The families have gone, their cars have been left to rust, and house roof tiles lie shattered on the pavement.
Something terrible has taken place.
Even though the power lines are still down above the deserted streets, a newly installed LED screen over the main road flashes up numbers: 3.741, 3.688, 3.551.
They are radioactivity readings measured in microsieverts per hour, taken from Geiger counters in the ground below.
The normal safe level of background radiation in the air for humans to live in is 0.2 microsieverts. Here in Tomioka, in the shadow of the stricken Fukushima nuclear power plant, radiation is 19 times that.
Recent photographs purporting to show mutant daisies near the plant went viral on Twitter. No wonder people are not coming back.
In March 2011, the largest nuclear disaster since Chernobyl left the world fearing the extent of the fallout.
Japan’s 43 other reactors were shut down after the meltdown and remained dormant until earlier this month, when Japan restarted its nuclear power programme by turning on a reactor at its Sendai plant in northwest Japan.
But just last week, London-based radioactivity expert Dr Ian Fairlie claimed that while 2,000 people have already died from the effects of evacuation and suicide, another 5,000 could develop cancer after exposure to radiation.
Today, the deathly pall of radiation still lingers. I went back to Japan’s devastated northeast coast after the government opened up part of the evacuation zone enforced after a tsunami caused the disaster.
An unprecedented decontamination operation continues around the clock in a 50-mile radius around the stricken power station.
It is part of a £7billion effort by a Japanese government wanting the community to be able to return.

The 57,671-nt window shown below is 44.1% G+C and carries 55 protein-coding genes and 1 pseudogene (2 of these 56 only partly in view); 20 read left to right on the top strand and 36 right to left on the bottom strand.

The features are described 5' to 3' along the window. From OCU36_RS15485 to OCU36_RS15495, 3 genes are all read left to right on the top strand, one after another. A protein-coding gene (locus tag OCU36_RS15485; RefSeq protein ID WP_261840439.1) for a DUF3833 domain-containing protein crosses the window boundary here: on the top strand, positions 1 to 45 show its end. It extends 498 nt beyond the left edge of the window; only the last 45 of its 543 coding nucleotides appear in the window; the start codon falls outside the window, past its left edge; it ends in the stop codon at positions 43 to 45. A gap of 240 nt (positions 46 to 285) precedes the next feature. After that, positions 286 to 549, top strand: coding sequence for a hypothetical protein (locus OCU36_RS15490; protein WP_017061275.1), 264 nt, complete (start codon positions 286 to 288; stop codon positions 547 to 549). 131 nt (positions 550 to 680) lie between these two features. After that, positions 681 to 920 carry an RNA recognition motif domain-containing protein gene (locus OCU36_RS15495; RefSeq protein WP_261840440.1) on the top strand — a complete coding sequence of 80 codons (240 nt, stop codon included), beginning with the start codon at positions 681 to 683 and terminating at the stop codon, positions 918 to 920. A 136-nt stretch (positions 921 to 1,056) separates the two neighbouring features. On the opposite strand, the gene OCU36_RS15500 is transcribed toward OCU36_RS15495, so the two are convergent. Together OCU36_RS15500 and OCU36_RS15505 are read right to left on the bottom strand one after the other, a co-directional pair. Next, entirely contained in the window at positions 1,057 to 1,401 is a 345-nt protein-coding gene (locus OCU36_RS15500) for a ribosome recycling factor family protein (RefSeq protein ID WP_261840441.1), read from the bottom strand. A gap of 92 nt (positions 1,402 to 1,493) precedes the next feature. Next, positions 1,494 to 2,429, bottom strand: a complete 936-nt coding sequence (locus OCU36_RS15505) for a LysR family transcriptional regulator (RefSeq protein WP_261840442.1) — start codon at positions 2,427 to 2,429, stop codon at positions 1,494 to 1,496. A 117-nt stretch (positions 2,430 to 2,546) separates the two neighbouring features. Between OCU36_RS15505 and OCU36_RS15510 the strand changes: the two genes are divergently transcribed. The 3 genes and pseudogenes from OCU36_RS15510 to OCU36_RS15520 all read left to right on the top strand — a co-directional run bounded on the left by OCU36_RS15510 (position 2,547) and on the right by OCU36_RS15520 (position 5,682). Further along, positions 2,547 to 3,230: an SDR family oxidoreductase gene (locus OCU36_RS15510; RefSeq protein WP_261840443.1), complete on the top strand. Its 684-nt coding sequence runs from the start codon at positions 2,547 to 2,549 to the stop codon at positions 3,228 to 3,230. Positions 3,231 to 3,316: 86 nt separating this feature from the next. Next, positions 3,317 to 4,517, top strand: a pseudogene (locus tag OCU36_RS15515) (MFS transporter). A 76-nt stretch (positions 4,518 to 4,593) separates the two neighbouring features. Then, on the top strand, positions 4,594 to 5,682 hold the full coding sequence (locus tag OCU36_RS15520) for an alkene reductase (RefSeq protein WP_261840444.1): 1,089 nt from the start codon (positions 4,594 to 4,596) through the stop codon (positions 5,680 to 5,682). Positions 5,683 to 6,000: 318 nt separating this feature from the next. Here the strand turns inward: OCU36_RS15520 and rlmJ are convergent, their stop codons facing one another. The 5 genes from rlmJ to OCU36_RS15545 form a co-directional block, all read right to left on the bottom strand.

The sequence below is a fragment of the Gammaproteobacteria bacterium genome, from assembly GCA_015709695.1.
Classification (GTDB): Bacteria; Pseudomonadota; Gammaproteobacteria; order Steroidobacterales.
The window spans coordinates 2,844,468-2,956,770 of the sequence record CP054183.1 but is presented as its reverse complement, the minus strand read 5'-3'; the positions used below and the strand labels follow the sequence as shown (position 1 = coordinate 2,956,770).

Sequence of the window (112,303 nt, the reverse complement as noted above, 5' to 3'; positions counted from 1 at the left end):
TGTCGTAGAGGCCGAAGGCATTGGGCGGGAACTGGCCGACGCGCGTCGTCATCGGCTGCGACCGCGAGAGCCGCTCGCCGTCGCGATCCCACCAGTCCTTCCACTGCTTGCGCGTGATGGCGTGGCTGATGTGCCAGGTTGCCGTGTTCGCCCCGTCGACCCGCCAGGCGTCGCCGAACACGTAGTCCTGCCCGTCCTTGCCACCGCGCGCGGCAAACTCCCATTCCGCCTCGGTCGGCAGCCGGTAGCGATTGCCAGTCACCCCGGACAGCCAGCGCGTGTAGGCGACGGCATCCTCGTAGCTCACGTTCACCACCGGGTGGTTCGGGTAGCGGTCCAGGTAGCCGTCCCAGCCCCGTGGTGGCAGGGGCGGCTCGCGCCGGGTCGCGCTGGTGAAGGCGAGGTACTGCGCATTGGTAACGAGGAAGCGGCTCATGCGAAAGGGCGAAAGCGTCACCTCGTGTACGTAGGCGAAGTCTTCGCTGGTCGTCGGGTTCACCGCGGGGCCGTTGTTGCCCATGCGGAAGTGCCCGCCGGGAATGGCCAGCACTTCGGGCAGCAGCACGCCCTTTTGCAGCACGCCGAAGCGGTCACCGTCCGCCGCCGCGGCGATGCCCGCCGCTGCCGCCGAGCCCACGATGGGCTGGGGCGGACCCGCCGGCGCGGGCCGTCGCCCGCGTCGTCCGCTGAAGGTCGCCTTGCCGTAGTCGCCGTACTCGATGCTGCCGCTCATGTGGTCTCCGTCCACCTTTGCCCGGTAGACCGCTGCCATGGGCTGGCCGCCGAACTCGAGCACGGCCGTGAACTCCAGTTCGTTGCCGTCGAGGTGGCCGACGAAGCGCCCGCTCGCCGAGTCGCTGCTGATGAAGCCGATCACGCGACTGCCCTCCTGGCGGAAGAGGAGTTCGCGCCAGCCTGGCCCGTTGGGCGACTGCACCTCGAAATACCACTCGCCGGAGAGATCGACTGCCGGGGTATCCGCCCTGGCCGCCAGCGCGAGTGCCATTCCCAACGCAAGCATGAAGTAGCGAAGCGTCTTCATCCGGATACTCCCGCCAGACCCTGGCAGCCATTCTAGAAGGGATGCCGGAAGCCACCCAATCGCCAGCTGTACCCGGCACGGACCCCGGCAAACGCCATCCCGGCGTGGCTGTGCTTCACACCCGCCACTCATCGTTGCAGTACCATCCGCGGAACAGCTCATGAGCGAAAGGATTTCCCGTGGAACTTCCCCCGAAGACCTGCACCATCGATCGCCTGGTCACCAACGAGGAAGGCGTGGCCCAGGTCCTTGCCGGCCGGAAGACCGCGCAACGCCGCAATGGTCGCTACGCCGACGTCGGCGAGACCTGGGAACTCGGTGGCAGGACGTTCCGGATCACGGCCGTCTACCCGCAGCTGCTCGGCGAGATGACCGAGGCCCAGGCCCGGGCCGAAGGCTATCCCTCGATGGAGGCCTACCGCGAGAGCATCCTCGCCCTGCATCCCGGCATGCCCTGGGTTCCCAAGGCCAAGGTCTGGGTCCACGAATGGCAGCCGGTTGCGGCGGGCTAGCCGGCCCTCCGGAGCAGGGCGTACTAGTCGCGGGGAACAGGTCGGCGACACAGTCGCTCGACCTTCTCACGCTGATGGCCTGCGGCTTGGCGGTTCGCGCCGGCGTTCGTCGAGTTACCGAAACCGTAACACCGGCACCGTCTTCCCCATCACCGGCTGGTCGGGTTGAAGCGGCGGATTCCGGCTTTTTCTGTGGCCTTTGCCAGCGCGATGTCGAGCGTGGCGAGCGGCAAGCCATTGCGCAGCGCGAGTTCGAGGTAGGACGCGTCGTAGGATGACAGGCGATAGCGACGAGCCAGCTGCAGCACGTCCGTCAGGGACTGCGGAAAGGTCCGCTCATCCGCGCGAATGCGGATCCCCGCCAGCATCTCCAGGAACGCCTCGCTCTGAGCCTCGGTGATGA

But as I enter the dead zone I see scores of decontamination workers in masks, plastic gloves and thick overalls. Field by field, they are clearing the top layer of soil from every affected area of farming land and the places where people used to live.
They clear a buffer strip along the side of the forest covering the hillsides above.
The soil is shovelled into thick plastic bags, which are then piled up in football pitch-sized pyramids at designated radioactive waste sites by the roadside.
At one seafront storage facility, where the now-defunct Tomioka railway station used to be, thousands of tonnes of toxic waste line the beach.
Many here believe it is impossible to get rid of the radioactive dust coating this densely forested rural area following the meltdown of three reactors at Fukushima.
As my guide Makiko Segawa says: “They are only digging up the farmland and three metres on both sides of the roads. That is a drop in the ocean, really.
“When you look up into the mountains and the forests, you realise radioactivity is everywhere around us and they will never get rid of it properly.
“People here are genuinely terrified of the effects of radiation and don’t believe assurance it is safe to return.”
Some of the 200,000 evacuees who had to leave in the days after the reactor’s cooling system failed can return, but the majority say they never will.